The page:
The sign I posted on Facebook says nothing about hating homosexuals. It says we shouldn’t be forced into the position of condoning their homosexual lifestyles. For the life of me, I can’t see how forcing a Christian to do that is okay.

What are your thoughts on this subject? Feel free to disagree with me—briefly and politely—but please don’t post a long rant. I will remove it if you do.

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If you abide in Me and My word abides in you, then you shall know the truth, and the truth shall set you free.

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For more information about David N. Walker, click the “About” tab above.

For more information about his books, click on “Books” above.

Contact him at dnwalkertx (at) gmail (dot) com or tweet him at @davidnwalkertx.

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About David N. Walker

David N. Walker is a Christian husband, father and grandfather, a grounded pilot and a near-scratch golfer who had to give up the game because of shoulder problems. A graduate of Duke University, he spent 42 years in the health insurance industry, during which time he traveled much of the United States. He started writing about 20 years ago and has been a member and leader in several writers' groups. Christianity 101: The Simplified Christian Life, the devotional Heaven Sent and the novella series, Fancy, are now available in paperback and in Kindle and Nook formats, as well as through Smashwords and Kobo. See information about both of these by clicking "Books" above.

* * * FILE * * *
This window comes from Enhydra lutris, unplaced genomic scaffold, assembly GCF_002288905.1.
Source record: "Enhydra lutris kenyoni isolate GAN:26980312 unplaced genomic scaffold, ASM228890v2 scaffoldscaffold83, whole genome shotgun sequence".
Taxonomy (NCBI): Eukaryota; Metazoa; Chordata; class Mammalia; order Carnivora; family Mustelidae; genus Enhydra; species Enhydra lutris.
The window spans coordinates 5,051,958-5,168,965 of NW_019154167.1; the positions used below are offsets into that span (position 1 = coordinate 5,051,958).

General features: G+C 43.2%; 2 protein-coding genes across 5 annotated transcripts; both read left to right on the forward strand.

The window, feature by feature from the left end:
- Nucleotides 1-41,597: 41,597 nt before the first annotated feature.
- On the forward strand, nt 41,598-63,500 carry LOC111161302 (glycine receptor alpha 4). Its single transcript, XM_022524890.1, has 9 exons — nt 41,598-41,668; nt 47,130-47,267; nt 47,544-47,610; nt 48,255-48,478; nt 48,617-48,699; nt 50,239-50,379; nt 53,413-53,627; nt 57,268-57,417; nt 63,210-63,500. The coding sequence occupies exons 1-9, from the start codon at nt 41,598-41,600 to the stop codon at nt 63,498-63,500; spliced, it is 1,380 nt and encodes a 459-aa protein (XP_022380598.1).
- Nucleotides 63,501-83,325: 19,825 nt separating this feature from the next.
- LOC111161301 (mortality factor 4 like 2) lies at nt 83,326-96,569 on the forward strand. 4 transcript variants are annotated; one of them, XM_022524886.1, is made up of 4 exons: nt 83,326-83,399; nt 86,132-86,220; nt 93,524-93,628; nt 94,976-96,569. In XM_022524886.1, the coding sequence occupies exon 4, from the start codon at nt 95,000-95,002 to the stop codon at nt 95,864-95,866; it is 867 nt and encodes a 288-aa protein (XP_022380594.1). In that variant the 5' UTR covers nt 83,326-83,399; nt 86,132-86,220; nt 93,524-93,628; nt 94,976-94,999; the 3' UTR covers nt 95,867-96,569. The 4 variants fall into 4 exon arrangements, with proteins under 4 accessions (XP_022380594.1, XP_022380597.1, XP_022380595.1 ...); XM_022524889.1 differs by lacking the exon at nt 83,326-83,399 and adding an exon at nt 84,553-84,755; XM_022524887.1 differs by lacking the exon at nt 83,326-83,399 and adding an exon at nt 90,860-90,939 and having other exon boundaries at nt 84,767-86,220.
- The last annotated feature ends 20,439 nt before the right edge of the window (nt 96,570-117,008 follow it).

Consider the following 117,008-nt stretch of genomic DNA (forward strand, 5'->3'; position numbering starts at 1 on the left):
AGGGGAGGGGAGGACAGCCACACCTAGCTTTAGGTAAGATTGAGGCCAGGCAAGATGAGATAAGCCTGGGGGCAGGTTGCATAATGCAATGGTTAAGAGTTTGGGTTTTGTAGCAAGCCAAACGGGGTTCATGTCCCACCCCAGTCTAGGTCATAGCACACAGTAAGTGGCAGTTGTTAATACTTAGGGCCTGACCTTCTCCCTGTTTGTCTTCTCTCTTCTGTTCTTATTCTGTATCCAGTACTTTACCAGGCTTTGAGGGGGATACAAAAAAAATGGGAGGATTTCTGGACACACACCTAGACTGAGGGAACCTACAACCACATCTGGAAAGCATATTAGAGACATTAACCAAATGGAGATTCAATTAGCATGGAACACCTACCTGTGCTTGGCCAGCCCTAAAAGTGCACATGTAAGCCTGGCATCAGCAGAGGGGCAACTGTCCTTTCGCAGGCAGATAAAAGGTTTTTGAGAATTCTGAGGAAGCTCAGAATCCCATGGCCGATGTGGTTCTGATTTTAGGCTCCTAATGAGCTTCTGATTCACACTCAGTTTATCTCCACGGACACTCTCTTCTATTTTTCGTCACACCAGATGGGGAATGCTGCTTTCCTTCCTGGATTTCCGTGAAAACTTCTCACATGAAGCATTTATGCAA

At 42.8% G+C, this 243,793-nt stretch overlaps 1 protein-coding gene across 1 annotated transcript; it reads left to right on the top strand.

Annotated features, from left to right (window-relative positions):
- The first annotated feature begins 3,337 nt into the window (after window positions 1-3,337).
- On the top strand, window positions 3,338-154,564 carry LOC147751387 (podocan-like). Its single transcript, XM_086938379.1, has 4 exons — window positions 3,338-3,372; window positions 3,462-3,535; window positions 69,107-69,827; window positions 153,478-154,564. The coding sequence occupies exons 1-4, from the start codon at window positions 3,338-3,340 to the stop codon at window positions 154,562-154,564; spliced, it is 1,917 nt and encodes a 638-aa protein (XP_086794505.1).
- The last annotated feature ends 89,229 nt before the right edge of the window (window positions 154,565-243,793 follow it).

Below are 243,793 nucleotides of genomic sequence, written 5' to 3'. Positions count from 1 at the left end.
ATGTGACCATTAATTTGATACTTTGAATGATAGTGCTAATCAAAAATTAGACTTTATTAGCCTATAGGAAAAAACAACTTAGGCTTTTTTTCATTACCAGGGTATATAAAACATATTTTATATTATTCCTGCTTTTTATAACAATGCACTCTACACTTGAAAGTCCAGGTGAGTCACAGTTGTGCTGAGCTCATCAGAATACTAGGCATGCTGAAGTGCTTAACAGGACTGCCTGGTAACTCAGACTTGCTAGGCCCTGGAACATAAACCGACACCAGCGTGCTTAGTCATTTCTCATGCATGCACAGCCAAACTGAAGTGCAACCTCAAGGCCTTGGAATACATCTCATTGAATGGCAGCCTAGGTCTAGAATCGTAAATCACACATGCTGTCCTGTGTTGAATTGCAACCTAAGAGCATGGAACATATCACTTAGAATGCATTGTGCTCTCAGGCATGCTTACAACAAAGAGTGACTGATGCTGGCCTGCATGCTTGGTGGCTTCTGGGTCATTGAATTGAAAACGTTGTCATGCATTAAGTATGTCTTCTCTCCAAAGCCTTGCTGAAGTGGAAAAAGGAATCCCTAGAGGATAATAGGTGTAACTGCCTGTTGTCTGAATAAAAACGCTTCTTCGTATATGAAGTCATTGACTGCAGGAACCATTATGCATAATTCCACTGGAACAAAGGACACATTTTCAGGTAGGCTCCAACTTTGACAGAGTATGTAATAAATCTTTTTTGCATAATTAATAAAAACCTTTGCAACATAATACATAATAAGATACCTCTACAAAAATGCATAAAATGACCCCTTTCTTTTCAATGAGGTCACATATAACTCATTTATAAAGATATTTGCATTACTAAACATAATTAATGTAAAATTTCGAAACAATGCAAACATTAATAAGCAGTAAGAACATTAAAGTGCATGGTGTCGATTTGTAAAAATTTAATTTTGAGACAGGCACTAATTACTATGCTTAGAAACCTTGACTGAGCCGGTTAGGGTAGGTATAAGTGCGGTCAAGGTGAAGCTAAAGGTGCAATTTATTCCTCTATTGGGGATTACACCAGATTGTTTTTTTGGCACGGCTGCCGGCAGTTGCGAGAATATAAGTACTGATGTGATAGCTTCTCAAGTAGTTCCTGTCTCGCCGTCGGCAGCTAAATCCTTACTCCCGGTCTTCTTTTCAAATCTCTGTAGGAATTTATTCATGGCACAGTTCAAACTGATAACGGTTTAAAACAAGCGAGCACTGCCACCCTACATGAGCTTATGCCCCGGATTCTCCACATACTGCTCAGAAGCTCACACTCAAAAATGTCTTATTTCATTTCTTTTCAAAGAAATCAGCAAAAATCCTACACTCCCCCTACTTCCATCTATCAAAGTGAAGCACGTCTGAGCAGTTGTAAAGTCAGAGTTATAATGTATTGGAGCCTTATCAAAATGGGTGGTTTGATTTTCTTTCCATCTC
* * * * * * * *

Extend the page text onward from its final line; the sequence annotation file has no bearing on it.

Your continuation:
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8 Responses to Freedom of Religion

  1. Rose Marie Russo says: